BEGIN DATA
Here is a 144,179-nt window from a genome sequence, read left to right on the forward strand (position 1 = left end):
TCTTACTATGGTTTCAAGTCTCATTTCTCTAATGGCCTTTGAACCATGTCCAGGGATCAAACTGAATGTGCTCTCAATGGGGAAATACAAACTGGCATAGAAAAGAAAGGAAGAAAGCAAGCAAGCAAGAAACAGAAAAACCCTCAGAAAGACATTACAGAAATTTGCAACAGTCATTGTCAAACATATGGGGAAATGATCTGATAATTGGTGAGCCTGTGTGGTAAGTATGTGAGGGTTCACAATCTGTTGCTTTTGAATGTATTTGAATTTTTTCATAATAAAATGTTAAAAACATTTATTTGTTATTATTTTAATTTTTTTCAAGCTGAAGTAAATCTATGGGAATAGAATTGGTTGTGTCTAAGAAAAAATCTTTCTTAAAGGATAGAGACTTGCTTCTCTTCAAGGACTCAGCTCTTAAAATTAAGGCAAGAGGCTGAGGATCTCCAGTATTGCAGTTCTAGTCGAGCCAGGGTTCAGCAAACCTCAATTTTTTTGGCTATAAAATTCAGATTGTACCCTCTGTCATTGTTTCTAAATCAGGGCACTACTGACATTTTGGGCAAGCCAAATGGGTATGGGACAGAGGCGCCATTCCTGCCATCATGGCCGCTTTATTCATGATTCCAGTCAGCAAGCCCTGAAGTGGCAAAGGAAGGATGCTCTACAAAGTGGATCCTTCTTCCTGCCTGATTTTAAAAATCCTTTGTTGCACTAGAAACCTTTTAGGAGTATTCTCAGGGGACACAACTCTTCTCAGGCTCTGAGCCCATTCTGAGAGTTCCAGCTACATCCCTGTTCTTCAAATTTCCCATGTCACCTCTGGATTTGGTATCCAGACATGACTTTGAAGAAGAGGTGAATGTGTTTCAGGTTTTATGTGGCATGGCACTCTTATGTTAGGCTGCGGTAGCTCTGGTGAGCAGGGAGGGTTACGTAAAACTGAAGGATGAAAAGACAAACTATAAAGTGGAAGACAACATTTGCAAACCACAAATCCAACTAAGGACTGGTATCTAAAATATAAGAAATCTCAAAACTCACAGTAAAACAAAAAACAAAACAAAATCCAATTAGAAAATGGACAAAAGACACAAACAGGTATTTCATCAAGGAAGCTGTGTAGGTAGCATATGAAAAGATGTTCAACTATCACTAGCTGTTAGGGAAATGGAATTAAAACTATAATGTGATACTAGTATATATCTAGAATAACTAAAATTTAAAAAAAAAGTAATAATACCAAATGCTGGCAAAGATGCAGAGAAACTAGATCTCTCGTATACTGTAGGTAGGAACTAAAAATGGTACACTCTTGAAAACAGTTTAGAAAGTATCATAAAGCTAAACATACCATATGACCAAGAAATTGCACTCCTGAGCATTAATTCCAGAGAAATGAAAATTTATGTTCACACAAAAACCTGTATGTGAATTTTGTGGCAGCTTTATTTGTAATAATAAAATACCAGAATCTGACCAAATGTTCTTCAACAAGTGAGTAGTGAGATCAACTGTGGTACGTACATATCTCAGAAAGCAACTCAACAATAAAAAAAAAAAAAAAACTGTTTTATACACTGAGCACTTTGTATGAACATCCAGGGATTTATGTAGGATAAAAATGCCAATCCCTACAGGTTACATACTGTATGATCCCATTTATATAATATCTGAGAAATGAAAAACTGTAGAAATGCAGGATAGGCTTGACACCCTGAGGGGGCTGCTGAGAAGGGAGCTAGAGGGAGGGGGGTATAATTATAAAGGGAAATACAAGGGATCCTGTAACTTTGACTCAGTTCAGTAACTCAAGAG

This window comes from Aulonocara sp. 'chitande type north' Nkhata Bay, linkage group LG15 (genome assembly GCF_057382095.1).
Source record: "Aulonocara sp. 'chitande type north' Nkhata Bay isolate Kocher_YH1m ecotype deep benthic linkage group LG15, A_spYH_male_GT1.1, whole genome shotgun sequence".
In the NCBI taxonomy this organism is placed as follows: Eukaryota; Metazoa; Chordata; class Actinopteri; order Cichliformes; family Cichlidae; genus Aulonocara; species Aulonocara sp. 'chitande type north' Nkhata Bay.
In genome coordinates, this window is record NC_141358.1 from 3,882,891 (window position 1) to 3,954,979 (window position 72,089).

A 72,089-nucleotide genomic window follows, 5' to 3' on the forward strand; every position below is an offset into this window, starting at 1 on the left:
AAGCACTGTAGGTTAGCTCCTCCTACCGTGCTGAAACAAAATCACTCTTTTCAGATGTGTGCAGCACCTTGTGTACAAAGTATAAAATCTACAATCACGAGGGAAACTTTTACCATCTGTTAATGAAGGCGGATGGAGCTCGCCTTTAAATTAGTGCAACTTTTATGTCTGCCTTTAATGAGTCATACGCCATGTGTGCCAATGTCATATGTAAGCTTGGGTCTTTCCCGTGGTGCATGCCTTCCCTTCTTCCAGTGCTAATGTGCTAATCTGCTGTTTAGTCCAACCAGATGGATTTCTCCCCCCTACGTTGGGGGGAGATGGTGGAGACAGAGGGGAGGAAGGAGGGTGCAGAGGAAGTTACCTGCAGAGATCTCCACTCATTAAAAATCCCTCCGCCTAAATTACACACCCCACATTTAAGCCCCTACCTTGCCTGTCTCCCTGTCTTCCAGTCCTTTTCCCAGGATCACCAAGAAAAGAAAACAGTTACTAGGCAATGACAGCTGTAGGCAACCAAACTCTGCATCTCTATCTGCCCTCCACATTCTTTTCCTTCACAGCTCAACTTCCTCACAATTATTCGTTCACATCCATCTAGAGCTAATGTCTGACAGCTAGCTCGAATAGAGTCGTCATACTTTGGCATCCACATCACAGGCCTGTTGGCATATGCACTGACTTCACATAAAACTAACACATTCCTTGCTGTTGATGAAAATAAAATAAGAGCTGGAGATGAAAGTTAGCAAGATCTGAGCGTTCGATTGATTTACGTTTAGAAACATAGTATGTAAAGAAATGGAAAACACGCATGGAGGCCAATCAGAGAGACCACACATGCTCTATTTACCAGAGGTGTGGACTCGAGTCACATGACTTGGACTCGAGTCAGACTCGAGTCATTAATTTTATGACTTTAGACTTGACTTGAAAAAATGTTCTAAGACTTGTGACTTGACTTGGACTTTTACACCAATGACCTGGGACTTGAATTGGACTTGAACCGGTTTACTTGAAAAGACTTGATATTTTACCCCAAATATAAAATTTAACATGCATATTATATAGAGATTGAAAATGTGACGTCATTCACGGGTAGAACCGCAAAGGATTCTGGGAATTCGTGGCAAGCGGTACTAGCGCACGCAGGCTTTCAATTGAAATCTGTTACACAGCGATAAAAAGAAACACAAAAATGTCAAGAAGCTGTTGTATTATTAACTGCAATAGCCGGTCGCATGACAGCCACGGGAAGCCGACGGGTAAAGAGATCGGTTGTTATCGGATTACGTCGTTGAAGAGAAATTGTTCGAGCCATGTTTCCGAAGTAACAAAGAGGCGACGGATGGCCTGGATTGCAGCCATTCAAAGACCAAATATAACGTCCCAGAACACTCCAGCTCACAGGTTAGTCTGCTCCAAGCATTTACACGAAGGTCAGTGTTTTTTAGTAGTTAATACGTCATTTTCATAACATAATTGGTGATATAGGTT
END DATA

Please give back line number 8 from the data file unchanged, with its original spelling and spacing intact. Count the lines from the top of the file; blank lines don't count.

AAGCACTGTAGGTTAGCTCCTCCTACCGTGCTGAAACAAAATCACTCTTTTCAGATGTGTGCAGCACCTTGTGTACAAAGTATAAAATCTACAATCACGAGGGAAACTTTTACCATCTGTTAATGAAGGCGGATGGAGCTCGCCTTTAAATTAGTGCAACTTTTATGTCTGCCTTTAATGAGTCATACGCCATGTGTGCCAATGTCATATGTAAGCTTGGGTCTTTCCCGTGGTGCATGCCTTCCCTTCTTCCAGTGCTAATGTGCTAATCTGCTGTTTAGTCCAACCAGATGGATTTCTCCCCCCTACGTTGGGGGGAGATGGTGGAGACAGAGGGGAGGAAGGAGGGTGCAGAGGAAGTTACCTGCAGAGATCTCCACTCATTAAAAATCCCTCCGCCTAAATTACACACCCCACATTTAAGCCCCTACCTTGCCTGTCTCCCTGTCTTCCAGTCCTTTTCCCAGGATCACCAAGAAAAGAAAACAGTTACTAGGCAATGACAGCTGTAGGCAACCAAACTCTGCATCTCTATCTGCCCTCCACATTCTTTTCCTTCACAGCTCAACTTCCTCACAATTATTCGTTCACATCCATCTAGAGCTAATGTCTGACAGCTAGCTCGAATAGAGTCGTCATACTTTGGCATCCACATCACAGGCCTGTTGGCATATGCACTGACTTCACATAAAACTAACACATTCCTTGCTGTTGATGAAAATAAAATAAGAGCTGGAGATGAAAGTTAGCAAGATCTGAGCGTTCGATTGATTTACGTTTAGAAACATAGTATGTAAAGAAATGGAAAACACGCATGGAGGCCAATCAGAGAGACCACACATGCTCTATTTACCAGAGGTGTGGACTCGAGTCACATGACTTGGACTCGAGTCAGACTCGAGTCATTAATTTTATGACTTTAGACTTGACTTGAAAAAATGTTCTAAGACTTGTGACTTGACTTGGACTTTTACACCAATGACCTGGGACTTGAATTGGACTTGAACCGGTTTACTTGAAAAGACTTGATATTTTACCCCAAATATAAAATTTAACATGCATATTATATAGAGATTGAAAATGTGACGTCATTCACGGGTAGAACCGCAAAGGATTCTGGGAATTCGTGGCAAGCGGTACTAGCGCACGCAGGCTTTCAATTGAAATCTGTTACACAGCGATAAAAAGAAACACAAAAATGTCAAGAAGCTGTTGTATTATTAACTGCAATAGCCGGTCGCATGACAGCCACGGGAAGCCGACGGGTAAAGAGATCGGTTGTTATCGGATTACGTCGTTGAAGAGAAATTGTTCGAGCCATGTTTCCGAAGTAACAAAGAGGCGACGGATGGCCTGGATTGCAGCCATTCAAAGACCAAATATAACGTCCCAGAACACTCCAGCTCACAGGTTAGTCTGCTCCAAGCATTTACACGAAGGTCAGTGTTTTTTAGTAGTTAATACGTCATTTTCATAACATAATTGGTGATATAGGTT